Honour Killing: Stories of men who killed by Ayse Onal

Title: Honour Killing: Stories of men who killed
Author: Ayse Onal
Paperback: 256 pages
Publisher: Saqi Books (30 May 2008)
Source: Library
Genre: Non-fiction
Set in: Turkey

My thoughts:
I thought Honour Killing was a fairly well known word but when my husband said he’s not sure of the exact meaning I knew there might be people who have never even heard of the word. So for those of you who haven’t, here’s what it means in a nutshell.

An honor killing or honour killing (also called a customary killing) is the murder of a family or clan member by one or more fellow family members, where the murderers (and potentially the wider community) believe the victim to have brought dishonor upon the family, clan, or community. This perceived dishonor is normally the result of (a) utilizing dress codes unacceptable to the family (b) wanting out of an arranged marriage or choosing to marry by own choice or (c) engaging in certain sexual acts. These killings result from the perception that defense of honor justifies killing a person whose behavior dishonors their clan or family. (From Wikipedia)

In this book, the victims are not only those who are killed, but also those who killed. Ayse Onal takes us into the lives of the men who committed these killings. So in a way its behind the scenes and into the psyche of those who thought such drastic measures were required to protect their honour.

The first story takes us into the life of a girl called Remziye who wanted to escape the life she saw her mother living. She didn’t want to be someone whose only purpose was to serve her husband. A boy called Ismael provided a opportunity to live a life she wanted and they both gradually fell in love with each other. But her marriage was already fixed to someone else and to escape from it she ran away with Ismael. After years of hiding from her family who had decided to kill her, she finally escaped to Austria. Hers is the only story in this book which does not end with her death.

Contrary to what I thought, the men in the family who killed do have a conscience and most do repent killing. They see it as a choice they do not have. After reading many stories like these I think I have a broader picture now. It’s not only the men but also women who seem to think that killing is the only option. In Remziye’s story, when her family decided to kill her, Remziye heard her mother say,”Whatever you do, don’t kill them in the house. There’ll be the bother of getting rid of the bodies. Shoot them among the trees and then dump the bodies somewhere“.

Killing somebody for protecting the honour does not only end the life of the one who is killed but also affects the life of those who are left behind and the ones behind bars. All the stories in this book were chilling and sad and although all the stories are set in Turkey there are similar ones happening all over the world.

In one of the stories, Murat killed his mother because she was having an affair with another man. He killed her because he couldn’t take people talking behind his back anymore, he couldn’t take the shame and the humiliation anymore. When he spoke to Ayse Onal from his prison he said,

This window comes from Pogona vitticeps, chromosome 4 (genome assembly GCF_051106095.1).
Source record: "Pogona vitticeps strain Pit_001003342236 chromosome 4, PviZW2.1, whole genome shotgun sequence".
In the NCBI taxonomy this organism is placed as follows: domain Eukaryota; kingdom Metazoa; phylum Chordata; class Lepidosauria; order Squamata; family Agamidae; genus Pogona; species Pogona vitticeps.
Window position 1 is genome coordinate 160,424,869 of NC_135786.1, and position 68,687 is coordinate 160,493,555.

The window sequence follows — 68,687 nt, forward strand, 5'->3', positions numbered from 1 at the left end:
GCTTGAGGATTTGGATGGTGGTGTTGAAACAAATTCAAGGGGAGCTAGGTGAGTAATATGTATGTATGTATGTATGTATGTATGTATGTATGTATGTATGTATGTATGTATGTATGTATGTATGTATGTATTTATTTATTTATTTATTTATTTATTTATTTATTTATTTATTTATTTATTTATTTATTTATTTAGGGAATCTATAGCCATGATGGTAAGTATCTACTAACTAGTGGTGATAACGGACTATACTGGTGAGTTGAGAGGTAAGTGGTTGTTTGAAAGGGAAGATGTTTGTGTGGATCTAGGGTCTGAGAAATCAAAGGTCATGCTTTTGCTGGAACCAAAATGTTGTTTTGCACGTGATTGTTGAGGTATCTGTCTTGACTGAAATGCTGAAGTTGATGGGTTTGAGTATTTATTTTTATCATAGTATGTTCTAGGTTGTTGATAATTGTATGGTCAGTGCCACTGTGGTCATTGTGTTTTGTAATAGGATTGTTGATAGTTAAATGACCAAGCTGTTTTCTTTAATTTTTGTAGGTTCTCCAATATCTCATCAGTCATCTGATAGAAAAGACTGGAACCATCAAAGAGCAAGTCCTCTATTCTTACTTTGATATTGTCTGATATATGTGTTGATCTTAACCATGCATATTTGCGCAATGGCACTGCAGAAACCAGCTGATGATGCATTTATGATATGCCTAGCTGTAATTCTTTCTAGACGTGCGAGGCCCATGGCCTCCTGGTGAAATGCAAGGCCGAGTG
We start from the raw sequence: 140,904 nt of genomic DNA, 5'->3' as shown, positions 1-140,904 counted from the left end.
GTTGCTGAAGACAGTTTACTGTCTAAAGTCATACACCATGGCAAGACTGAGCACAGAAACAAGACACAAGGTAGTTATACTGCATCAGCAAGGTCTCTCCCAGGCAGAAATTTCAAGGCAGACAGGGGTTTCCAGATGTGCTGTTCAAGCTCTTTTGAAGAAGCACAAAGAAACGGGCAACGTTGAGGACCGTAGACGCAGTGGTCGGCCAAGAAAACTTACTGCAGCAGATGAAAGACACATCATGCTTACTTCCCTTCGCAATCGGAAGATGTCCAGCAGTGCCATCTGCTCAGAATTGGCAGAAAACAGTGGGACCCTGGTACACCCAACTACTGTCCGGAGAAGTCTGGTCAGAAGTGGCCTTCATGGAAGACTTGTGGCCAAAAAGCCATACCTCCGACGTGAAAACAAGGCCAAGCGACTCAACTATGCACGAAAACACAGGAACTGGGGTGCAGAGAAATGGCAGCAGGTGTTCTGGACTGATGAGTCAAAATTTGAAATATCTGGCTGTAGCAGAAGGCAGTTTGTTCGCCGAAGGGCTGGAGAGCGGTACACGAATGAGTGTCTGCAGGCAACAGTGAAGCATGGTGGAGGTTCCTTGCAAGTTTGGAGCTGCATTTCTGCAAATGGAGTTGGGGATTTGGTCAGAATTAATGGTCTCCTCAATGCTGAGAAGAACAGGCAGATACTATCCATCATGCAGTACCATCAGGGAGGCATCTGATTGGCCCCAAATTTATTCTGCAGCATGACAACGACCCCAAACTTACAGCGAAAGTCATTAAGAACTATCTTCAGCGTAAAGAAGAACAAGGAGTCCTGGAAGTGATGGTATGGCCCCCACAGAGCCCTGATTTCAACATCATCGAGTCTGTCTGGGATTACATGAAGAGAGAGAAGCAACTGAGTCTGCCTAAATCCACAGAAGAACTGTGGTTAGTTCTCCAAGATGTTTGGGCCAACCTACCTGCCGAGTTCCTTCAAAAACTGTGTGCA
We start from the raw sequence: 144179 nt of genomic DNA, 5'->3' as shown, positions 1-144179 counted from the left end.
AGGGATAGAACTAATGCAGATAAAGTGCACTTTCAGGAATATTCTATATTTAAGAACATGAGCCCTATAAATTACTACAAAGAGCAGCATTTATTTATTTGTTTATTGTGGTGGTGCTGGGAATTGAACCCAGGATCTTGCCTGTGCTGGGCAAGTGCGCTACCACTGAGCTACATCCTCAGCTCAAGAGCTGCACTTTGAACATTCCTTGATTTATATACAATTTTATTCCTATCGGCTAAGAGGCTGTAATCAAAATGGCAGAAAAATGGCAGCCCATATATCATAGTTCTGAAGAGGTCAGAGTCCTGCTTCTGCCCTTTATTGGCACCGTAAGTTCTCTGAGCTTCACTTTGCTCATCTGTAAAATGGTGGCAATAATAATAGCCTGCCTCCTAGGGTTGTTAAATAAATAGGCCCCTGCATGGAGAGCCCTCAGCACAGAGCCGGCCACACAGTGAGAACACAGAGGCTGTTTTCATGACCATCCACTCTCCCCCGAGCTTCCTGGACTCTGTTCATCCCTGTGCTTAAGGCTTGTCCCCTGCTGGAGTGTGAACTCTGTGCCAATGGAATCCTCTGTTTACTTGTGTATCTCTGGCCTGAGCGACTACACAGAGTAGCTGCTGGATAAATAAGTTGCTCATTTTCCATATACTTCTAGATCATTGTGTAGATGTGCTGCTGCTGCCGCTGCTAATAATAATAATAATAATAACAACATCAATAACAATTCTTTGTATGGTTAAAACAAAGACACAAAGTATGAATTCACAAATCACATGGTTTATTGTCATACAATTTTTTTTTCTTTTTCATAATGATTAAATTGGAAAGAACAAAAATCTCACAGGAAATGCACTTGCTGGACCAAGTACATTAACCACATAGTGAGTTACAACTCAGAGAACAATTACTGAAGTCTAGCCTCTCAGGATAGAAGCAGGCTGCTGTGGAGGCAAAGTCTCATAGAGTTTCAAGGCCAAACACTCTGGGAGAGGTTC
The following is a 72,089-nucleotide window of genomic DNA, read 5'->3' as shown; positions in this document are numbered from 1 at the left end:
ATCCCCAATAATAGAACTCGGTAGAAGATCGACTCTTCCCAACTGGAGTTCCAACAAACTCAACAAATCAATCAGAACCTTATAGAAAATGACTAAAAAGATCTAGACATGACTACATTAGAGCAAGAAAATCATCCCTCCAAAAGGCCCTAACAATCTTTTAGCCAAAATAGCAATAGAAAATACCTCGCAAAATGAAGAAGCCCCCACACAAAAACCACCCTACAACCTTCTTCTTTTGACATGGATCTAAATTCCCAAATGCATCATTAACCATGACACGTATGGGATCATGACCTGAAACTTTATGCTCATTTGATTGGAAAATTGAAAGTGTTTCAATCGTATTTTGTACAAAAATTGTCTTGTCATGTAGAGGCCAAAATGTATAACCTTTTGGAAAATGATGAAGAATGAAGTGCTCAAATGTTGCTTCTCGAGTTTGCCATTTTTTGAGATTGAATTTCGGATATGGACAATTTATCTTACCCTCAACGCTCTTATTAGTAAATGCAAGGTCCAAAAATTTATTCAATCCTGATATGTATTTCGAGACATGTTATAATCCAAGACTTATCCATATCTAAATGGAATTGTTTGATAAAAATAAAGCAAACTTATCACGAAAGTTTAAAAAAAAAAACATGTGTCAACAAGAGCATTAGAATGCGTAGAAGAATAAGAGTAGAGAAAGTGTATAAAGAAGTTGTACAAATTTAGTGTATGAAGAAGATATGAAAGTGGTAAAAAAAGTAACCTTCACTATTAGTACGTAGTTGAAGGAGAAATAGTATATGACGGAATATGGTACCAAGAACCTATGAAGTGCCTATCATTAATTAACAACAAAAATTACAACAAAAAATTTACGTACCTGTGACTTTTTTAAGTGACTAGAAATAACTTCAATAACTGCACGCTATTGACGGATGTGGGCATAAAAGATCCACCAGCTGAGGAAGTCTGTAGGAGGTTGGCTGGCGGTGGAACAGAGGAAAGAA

As long as the mentality doesn’t change, no matter how severe the penalties – and the new penal laws are very severe – no matter how heavy the sanctions, this kind of thing will carry on. Because the person who does it has no idea of the terrible loneliness and the personal tragedy he will face afterwards. The only thought in his head is his belief that once he has done it, everyone around him will accept that his honour has been cleansed.

People who are faced with this kind of problem should consider it very carefully. You too die with the person you kill. She is sure to appear before your eyes every time you lie in your bed. This is an eternal punishment. In other words, you will have hanged yourself with your own hands.

It is not a solution and it does not address the underlying problem, but it will definitely help to decrease the number of women who are killed in the name of honour. It’s definitely a start. One step at a time. I recommend this book to everyone out there and really hope that more awareness is created.

Here is a site dedicated to stop honour killings and create more awareness about them

About the author:
Ayse Onal is an award-winning journalist who has reported on Turkish politics, organized crime, and conflicts in the Middle East for over two decades. For ten years, she was blacklisted by the Turkish state and could not write or work for the Turkish media until the political embargo was lifted in 2005.

18 thoughts on “Honour Killing: Stories of men who killed by Ayse Onal

Add yours

  1. It is just not in the Muslim community this happens, as you might well know it happens in Northern India too. Among some so called high level castes who think honor killing is justified.
    I know I want to read this one, but not now.. I will look for this one here.
    Thank you for the honest review!


    1. Yup, absolutely. That’s what the book says too. There is no caste or religion attached to honour killings, it can happen anywhere, in any part of the world, in any religion.


  2. My goodness, I think that would be a really difficult book to read! But also very important. I wonder how one can keep the distance required to write a book like this…


  3. Sounds like this offers a great deal of insight into a very serious subject. Thanks for the review of a book I wouldn’t have considered reading before seeing your post.


  4. Honour killing. Disgusting. And usually associated with religion. I can’t believe that in the 21st century this kind of thing still goes on. This has been added to my wishlist. I really like your review, hun. And it’ll be interesting to get the different perspectives.


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